On August 14, 1931, G. E. Hubbard, defendant in the suit of Barnsdall Oil Company, filed cross action against the said Barnsdall Oil Company and also against Houston Oil Company of Texas, and the parties claiming the 36 acre tract. In his petition he set up the facts with reference to the lease by J. G. McGrede, and the assignments as to the specific 84 acres and the specific 25 acres, in both of which he asserted a claim to a 5/6th of a one-half undivided interest. He also asserted the same interest in the 36 acre tract, but pleaded in the alternative that if it be found that he was not entitled to any interest in that tract, then he be allowed an augmentation from the 84 acres and the 25 acres. He prayed that his interest be established in each of the several tracts, respectively, and also prayed for a partition. While he is named as the plaintiff in this cross action, nevertheless it appears that R. E. Hubbard and W. W. Lechner went along in the case with him as coplaintiffs and as codefendants. *Page 479

    On March 1, 1932, F. L. Luckel filed his plea of intervention, in which he set up claim to an undivided 1/12th interest in the mineral estate in the whole 220 acres. His pleading was substantially the same as that of G. E. Hubbard. He prayed that his interest be established in the 84 acres, the 25 acres and the 36 acres, respectively, as well as in the remainder of the acreage in the 220 acre tract.

    In its amended petition of October 31, 1932, Barnsdall Oil Company answered the contentions of G. E. Hubbard and F. L. Luckel, in so far as they affected its particular 84 acres. Among other things it pleaded that the 220 acres was in whole, or at least to the extent of a 5/6th interest therein, the separate property of J. G. McGrede. It claimed the full ownership of the mineral estate in the 84 acres on the ground that it acquired the lease thereon without notice, and on the ground that under the theory of equitable partition it was entitled to that tract out of the interest of J. G. McGrede; and further that it was entitled to such interest on the ground of estoppel.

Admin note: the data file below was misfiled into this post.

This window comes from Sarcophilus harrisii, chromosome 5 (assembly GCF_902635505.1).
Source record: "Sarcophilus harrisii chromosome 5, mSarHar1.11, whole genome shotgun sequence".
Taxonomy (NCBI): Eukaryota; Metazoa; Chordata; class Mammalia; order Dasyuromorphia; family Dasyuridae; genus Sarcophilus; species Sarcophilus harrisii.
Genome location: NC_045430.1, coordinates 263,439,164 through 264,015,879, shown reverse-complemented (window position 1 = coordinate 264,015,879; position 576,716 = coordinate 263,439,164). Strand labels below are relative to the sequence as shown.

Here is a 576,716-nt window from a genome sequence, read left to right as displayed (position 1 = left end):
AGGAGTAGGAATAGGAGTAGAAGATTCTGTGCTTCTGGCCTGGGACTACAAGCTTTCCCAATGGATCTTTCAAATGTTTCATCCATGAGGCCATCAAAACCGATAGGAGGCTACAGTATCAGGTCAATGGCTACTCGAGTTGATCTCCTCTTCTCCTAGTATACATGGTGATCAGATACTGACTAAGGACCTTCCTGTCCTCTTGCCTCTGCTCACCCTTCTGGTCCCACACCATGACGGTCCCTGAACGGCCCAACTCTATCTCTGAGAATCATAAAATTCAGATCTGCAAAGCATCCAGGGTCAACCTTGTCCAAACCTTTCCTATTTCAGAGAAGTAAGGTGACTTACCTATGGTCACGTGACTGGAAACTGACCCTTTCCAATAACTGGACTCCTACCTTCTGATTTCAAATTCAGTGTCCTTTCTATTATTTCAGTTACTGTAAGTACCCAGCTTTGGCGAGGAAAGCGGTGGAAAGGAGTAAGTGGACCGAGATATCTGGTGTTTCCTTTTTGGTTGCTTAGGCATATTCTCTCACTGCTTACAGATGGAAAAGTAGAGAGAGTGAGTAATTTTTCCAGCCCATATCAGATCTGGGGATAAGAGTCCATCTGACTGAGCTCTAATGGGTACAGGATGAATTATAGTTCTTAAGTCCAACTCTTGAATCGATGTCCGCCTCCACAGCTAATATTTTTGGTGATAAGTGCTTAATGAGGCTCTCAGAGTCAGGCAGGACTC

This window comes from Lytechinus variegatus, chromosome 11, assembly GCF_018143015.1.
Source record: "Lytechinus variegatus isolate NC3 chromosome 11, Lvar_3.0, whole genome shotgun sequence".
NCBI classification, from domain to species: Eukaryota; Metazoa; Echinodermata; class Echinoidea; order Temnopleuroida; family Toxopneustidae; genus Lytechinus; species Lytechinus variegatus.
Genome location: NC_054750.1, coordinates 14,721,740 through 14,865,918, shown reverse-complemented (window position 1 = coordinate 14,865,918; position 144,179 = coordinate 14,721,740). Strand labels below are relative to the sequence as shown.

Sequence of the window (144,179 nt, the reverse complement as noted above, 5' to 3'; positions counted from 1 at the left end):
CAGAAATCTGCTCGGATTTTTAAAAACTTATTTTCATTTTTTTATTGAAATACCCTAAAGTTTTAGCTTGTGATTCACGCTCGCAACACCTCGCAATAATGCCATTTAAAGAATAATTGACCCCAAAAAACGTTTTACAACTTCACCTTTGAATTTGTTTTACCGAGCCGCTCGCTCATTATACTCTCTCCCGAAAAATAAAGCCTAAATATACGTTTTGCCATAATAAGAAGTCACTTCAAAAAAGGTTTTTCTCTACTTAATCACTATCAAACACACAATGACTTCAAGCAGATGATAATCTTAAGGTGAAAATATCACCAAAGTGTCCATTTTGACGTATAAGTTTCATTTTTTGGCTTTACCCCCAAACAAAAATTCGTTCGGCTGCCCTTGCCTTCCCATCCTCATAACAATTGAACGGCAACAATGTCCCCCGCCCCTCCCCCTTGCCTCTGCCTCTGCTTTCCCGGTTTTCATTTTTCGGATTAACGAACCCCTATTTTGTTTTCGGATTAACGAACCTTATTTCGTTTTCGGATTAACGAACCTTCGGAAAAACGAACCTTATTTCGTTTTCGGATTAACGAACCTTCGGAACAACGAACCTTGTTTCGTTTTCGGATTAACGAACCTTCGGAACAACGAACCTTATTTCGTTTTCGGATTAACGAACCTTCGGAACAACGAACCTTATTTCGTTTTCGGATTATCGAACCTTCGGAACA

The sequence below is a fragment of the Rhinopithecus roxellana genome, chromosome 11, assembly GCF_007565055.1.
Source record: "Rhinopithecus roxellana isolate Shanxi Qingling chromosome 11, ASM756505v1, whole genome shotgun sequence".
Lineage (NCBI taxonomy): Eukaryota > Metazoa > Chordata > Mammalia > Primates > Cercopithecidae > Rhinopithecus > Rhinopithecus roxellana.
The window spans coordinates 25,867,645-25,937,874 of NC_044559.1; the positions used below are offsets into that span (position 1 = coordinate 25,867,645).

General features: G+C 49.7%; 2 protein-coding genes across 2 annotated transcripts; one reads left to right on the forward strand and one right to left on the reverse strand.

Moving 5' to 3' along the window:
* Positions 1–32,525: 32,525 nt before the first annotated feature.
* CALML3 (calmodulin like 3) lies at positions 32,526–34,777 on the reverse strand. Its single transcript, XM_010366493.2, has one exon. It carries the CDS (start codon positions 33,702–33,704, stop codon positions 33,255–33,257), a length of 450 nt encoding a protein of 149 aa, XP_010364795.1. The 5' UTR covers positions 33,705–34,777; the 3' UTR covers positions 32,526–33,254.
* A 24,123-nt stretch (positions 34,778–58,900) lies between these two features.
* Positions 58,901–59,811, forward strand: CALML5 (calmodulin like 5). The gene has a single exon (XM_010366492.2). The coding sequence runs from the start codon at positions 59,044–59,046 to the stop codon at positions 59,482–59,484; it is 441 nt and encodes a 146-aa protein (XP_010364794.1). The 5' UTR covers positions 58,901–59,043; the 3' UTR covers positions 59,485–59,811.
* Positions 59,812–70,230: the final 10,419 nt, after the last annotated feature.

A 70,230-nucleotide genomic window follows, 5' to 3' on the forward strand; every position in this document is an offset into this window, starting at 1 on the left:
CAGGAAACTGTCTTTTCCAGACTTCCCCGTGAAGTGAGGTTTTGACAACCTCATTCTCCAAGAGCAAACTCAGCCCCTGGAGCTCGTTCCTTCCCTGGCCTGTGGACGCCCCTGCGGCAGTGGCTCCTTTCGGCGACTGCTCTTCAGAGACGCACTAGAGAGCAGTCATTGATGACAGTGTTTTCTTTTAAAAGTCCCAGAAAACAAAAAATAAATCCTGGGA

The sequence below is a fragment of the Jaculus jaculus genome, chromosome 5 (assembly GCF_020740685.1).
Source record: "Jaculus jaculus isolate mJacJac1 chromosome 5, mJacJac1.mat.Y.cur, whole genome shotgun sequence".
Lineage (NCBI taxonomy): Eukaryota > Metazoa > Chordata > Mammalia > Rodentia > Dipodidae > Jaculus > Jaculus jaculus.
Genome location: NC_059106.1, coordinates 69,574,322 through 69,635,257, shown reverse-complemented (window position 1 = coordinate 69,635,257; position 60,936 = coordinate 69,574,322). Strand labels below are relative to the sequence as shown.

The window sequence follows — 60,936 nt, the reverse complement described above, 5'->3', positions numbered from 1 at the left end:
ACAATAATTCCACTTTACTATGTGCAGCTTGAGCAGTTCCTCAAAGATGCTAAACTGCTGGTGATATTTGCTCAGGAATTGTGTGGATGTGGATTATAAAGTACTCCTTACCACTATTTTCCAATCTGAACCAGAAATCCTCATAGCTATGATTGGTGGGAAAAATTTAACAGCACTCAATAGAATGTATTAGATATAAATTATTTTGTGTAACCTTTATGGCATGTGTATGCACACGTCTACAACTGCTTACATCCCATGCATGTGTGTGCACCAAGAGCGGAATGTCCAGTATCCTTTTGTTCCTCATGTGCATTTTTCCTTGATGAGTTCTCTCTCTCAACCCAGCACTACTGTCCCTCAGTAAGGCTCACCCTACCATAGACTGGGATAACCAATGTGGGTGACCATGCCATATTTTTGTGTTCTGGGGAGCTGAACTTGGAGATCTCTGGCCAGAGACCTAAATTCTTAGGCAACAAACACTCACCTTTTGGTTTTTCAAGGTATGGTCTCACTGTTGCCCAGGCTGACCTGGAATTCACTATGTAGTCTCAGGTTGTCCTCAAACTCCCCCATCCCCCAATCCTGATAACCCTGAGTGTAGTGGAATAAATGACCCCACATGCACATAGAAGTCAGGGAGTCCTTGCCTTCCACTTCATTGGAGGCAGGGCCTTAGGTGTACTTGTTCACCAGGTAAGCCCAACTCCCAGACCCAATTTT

Houston Oil Company of Texas on February 8, 1932, filed answer to the cross action of G. E. Hubbard, which consisted of a general demurrer, a general denial and a plea of not guilty. On October 31, 1932, it filed answer to the plea of intervention by Luckel, which answer consisted of a general demurrer, a general denial and a plea of not guilty.

    There were other pleadings concerning the 36 acre tract not necessary to mention.

    Before trial, all of the McGredes went out of the case on disclaimers, and it would seem that by mutual understanding the title to the 36 acre tract was regarded as being good in G. E. McGrede and those holding under him. At least it can be said that no one on appeal complained of the disposition that was made of that tract.

    Based upon findings that the 220 acres was community property, that the 36 acres was conveyed by J. G. McGrede in discharge of a community obligation, that Barnsdall Oil Company was an innocent purchaser, and that Houston Oil Company was not an innocent purchaser, the trial court entered a judgment to the following effect: